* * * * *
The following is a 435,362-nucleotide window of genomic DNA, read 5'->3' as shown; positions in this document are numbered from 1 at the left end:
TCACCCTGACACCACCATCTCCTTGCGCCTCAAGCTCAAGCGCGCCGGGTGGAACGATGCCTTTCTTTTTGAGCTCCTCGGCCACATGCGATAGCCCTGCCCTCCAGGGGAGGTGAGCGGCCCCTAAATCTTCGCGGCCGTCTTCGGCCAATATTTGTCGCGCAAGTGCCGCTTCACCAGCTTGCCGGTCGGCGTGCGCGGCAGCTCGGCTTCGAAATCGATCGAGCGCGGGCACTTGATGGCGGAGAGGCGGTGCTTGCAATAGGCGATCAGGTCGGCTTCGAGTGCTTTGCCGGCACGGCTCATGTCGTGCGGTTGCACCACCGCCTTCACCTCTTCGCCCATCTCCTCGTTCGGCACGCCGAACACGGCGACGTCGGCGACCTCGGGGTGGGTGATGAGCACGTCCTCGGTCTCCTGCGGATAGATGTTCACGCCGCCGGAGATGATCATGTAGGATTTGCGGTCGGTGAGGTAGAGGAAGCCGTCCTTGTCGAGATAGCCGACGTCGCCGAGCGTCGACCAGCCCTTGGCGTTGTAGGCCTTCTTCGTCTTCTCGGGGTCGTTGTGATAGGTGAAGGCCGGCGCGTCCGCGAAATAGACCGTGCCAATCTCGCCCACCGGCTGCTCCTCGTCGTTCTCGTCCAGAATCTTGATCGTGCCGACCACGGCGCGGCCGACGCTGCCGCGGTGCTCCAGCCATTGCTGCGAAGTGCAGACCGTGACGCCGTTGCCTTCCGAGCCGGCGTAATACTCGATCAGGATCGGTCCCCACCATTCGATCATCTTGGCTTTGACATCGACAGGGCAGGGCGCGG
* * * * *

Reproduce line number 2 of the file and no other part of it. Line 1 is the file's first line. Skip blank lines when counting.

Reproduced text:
TCACCCTGACACCACCATCTCCTTGCGCCTCAAGCTCAAGCGCGCCGGGTGGAACGATGCCTTTCTTTTTGAGCTCCTCGGCCACATGCGATAGCCCTGCCCTCCAGGGGAGGTGAGCGGCCCCTAAATCTTCGCGGCCGTCTTCGGCCAATATTTGTCGCGCAAGTGCCGCTTCACCAGCTTGCCGGTCGGCGTGCGCGGCAGCTCGGCTTCGAAATCGATCGAGCGCGGGCACTTGATGGCGGAGAGGCGGTGCTTGCAATAGGCGATCAGGTCGGCTTCGAGTGCTTTGCCGGCACGGCTCATGTCGTGCGGTTGCACCACCGCCTTCACCTCTTCGCCCATCTCCTCGTTCGGCACGCCGAACACGGCGACGTCGGCGACCTCGGGGTGGGTGATGAGCACGTCCTCGGTCTCCTGCGGATAGATGTTCACGCCGCCGGAGATGATCATGTAGGATTTGCGGTCGGTGAGGTAGAGGAAGCCGTCCTTGTCGAGATAGCCGACGTCGCCGAGCGTCGACCAGCCCTTGGCGTTGTAGGCCTTCTTCGTCTTCTCGGGGTCGTTGTGATAGGTGAAGGCCGGCGCGTCCGCGAAATAGACCGTGCCAATCTCGCCCACCGGCTGCTCCTCGTCGTTCTCGTCCAGAATCTTGATCGTGCCGACCACGGCGCGGCCGACGCTGCCGCGGTGCTCCAGCCATTGCTGCGAAGTGCAGACCGTGACGCCGTTGCCTTCCGAGCCGGCGTAATACTCGATCAGGATCGGTCCCCACCATTCGATCATCTTGGCTTTGACATCGACAGGGCAGGGCGCGG